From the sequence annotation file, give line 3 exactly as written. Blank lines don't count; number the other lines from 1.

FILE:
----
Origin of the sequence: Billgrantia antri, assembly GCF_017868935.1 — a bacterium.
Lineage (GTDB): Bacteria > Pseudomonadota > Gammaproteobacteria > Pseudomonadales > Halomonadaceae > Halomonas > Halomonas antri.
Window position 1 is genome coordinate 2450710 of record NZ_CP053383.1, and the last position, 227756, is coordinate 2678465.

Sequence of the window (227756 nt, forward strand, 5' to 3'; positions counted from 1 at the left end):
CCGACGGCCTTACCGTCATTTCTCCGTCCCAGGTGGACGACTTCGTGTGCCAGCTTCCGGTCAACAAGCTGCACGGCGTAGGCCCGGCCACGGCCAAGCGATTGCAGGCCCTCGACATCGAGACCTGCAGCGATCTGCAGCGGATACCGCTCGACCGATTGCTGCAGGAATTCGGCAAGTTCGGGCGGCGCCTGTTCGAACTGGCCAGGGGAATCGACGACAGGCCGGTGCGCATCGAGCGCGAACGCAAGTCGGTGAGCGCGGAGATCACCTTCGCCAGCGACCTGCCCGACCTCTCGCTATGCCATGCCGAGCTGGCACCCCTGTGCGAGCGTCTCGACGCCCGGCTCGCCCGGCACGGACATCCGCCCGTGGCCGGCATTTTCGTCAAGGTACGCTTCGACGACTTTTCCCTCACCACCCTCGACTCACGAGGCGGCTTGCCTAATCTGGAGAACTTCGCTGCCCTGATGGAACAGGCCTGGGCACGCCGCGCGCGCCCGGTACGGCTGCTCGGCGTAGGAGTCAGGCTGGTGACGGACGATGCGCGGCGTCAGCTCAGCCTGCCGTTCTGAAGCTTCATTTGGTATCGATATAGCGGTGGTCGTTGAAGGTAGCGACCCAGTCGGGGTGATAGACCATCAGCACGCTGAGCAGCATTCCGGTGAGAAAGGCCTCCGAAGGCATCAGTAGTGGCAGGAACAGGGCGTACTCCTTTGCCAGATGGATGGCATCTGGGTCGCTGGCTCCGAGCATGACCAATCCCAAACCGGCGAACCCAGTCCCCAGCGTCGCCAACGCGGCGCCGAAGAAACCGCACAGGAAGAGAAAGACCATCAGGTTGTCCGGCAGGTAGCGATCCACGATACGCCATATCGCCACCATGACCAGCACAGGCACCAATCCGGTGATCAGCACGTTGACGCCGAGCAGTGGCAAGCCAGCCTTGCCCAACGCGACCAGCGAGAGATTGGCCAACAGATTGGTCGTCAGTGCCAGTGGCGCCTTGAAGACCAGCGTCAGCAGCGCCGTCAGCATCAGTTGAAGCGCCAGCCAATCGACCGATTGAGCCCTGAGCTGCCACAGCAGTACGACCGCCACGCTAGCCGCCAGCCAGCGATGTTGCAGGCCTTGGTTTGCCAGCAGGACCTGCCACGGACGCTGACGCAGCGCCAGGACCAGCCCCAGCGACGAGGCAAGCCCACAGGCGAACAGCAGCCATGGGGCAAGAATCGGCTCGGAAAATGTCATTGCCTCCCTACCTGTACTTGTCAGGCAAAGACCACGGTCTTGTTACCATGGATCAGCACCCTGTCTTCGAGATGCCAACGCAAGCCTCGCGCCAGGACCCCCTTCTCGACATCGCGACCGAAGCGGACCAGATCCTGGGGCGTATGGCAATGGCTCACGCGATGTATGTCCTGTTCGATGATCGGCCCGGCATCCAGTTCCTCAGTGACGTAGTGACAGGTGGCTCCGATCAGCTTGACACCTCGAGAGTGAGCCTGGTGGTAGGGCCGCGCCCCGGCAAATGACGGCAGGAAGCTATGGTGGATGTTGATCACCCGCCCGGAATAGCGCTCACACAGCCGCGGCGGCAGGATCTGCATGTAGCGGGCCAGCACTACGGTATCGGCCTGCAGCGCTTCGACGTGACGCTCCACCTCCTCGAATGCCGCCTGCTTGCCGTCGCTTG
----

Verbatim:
Window position 1 is genome coordinate 2450710 of record NZ_CP053383.1, and the last position, 227756, is coordinate 2678465.